Photo shows the remnants of MacDougal St.s Provincetown Playhouse, in background, but with a large section removed from its northern wall. As can be seen from the photo, the rest of the site is being prepared with a new foundation for construction of a new building for N.Y.U. School of Law.
Task force and Stringer hit the roof over playhouse wall
By Albert Amateau
The hole in the wall of the Provincetown Playhouse got bigger last week. And the resentment felt by preservation advocates and members of the Manhattan Borough Presidents Task Force on New York University Development also got bigger.
The task force met with Alicia Hurley, N.Y.U. vice president for community engagement, on Thursday afternoon Sept. 3 and toured the site at 133-139 MacDougal St., where the university had promised to maintain the walls and stage area of the 1916 theater renowned for the early productions of plays by the modern American master and Nobel Laureate Eugene ONeill.
Hurley, who earlier last month had acknowledged responsibility for failing to warn the task force about the need to demolish part of the theater, presided over a task force meeting at which the members did not hesitate to fault N.Y.U. and bring up the earlier conflicts between the school and its Village neighbors.
N.Y.U should never have made a promise to preserve the theater walls if they didnt know that they could keep it, Andrew Berman, executive director of the Greenwich Village Society for Historic Preservation and a member of the task force, said later.
If this were an isolated instance, it would be one thing, Berman said. But the same thing happened at the Poe House [in 2002] and the Palladium [in 1995]. Its consistently apparent that N.Y.U. cannot keep its word.
David Gruber, chairperson of the Institutions Committee of Community Board 2 and a task force member, also took N.Y.U. to task.
If they could move the Temple of Dendur from Egypt to the Metropolitan Museum, I dont see why N.Y.U. couldnt preserve four walls of a 90-year-old theater in a project across the street from its law school, Gruber said. He wanted the task force to be more vigilant about N.Y.U. development in general, especially in the universitys plans for the N.Y.U. Center for Academic and Spiritual Life on Washington Square South on the site formerly occupied by the N.Y.U. Catholic Center and acquired by the university from the Catholic Archdiocese of New York last year.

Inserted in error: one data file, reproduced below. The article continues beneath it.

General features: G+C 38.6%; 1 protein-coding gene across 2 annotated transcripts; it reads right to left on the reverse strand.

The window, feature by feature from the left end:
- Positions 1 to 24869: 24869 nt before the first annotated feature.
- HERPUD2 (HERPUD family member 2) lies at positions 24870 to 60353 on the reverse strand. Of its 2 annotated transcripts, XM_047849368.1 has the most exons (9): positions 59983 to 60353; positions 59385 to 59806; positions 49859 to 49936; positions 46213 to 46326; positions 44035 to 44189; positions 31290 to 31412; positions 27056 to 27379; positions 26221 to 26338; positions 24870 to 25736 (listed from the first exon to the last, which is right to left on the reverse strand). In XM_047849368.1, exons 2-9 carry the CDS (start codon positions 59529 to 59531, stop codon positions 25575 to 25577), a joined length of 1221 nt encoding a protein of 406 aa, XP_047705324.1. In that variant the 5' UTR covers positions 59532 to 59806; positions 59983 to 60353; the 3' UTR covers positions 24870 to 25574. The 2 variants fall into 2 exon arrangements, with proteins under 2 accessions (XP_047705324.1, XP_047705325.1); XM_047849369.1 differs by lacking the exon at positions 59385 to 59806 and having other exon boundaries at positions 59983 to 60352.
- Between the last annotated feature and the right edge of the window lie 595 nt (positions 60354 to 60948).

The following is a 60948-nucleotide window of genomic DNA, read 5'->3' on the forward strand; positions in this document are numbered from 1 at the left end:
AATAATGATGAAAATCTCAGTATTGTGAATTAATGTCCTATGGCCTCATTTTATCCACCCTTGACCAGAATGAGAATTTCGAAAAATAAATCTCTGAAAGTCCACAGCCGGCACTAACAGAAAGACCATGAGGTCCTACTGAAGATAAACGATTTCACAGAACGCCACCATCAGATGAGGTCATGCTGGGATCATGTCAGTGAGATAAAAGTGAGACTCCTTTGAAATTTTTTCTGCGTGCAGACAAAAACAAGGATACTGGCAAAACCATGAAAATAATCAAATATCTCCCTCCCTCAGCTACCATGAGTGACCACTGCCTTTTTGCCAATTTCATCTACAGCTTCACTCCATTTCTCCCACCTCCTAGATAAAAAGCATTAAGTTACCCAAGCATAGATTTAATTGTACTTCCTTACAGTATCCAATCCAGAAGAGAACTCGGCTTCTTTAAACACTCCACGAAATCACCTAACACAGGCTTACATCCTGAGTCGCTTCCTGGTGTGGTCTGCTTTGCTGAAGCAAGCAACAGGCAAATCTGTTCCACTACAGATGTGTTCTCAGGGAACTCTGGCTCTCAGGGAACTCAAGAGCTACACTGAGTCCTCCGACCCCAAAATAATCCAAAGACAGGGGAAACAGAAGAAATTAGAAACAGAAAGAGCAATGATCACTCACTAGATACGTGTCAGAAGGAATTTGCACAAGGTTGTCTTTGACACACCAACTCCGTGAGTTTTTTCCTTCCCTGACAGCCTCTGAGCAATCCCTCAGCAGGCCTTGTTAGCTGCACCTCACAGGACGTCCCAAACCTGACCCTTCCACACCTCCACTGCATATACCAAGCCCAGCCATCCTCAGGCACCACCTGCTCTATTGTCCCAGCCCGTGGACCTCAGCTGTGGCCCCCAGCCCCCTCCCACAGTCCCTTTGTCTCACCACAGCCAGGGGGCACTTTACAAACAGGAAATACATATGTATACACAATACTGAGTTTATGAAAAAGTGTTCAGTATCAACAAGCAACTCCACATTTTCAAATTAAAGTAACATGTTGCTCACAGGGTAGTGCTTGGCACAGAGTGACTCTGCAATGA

Shaan Khan, of Manhattan Borough President Scott Stringers staff, said on Tuesday that the task force was meeting this week to review both the Provincetown Playhouse and the N.Y.U. Spiritual Life Center.
The task force has made several design suggestion for changes to the proposed Spiritual Center, and N.Y.U. is scheduled to show the task force and Community Board 2 its response to those suggestions at the end of this month, Khan said.
Regarding the Provincetown Playhouse, Stringer told The Villager on Tuesday that he was focusing on the issue with laser-beam intensity.
I expect N.Y.U. to live up to every promise it made, he said. I have enormous respect for [N.Y.U.] President John Sexton and for the community leaders who fought N.Y.U. for years. But when N.Y.U. makes a mistake, my role is to protect the interests of the community.
Stringer said he was upset not only that N.Y.U. failed to let the task force and C.B. 2 know about the breach in the Provincetown Playhouse wall for about three weeks, but that the trust between N.Y.U. and the Village community that the task force has developed over the past three years was compromised.
The mistake was made and N.Y.U. will have to work hard to regain the communitys goodwill, Stringer said.
Jo Hamilton, chairperson of Board 2 and a member of the task force, who was out of town on Sept. 3 when the task force met, recalled on Tuesday that C.B. 2 passed a resolution earlier this year approving the N.Y.U. plan for a new building for its law school at 133-139 MacDougal St. on the promise that the interior walls of the historic theater would be preserved.
The fact that the wall was partly demolished was a big failure, Hamilton said. We need to be more careful and demand more assurances about future projects.